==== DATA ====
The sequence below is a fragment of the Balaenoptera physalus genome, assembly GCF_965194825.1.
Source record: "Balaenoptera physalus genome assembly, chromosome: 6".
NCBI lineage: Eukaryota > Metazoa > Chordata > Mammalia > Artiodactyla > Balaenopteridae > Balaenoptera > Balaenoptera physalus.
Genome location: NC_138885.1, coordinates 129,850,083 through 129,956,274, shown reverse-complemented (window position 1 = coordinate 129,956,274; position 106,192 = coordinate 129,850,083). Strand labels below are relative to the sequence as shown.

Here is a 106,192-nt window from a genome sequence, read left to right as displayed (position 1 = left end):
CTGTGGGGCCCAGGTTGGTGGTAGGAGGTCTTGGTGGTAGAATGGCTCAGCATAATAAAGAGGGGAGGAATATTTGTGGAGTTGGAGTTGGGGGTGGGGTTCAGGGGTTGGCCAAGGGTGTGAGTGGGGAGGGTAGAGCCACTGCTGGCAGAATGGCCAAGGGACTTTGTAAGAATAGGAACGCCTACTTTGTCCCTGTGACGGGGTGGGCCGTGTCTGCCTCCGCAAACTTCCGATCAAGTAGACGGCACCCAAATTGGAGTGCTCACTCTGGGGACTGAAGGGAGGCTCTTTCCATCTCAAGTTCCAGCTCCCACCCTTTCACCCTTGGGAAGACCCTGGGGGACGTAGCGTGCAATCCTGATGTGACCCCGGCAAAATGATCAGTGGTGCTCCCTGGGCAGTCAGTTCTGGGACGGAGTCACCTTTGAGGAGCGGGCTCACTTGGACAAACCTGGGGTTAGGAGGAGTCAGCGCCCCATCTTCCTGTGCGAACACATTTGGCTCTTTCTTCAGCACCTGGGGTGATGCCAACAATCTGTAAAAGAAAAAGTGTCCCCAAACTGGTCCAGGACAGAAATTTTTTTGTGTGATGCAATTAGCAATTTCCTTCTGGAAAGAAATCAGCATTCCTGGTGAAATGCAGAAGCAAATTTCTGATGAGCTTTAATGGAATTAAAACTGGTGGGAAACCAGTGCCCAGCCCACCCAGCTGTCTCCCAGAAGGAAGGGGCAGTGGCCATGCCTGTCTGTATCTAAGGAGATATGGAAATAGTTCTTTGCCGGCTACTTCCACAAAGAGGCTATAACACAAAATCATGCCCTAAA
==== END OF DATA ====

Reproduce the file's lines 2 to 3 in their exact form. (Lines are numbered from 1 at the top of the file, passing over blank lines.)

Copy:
Source record: "Balaenoptera physalus genome assembly, chromosome: 6".
NCBI lineage: Eukaryota > Metazoa > Chordata > Mammalia > Artiodactyla > Balaenopteridae > Balaenoptera > Balaenoptera physalus.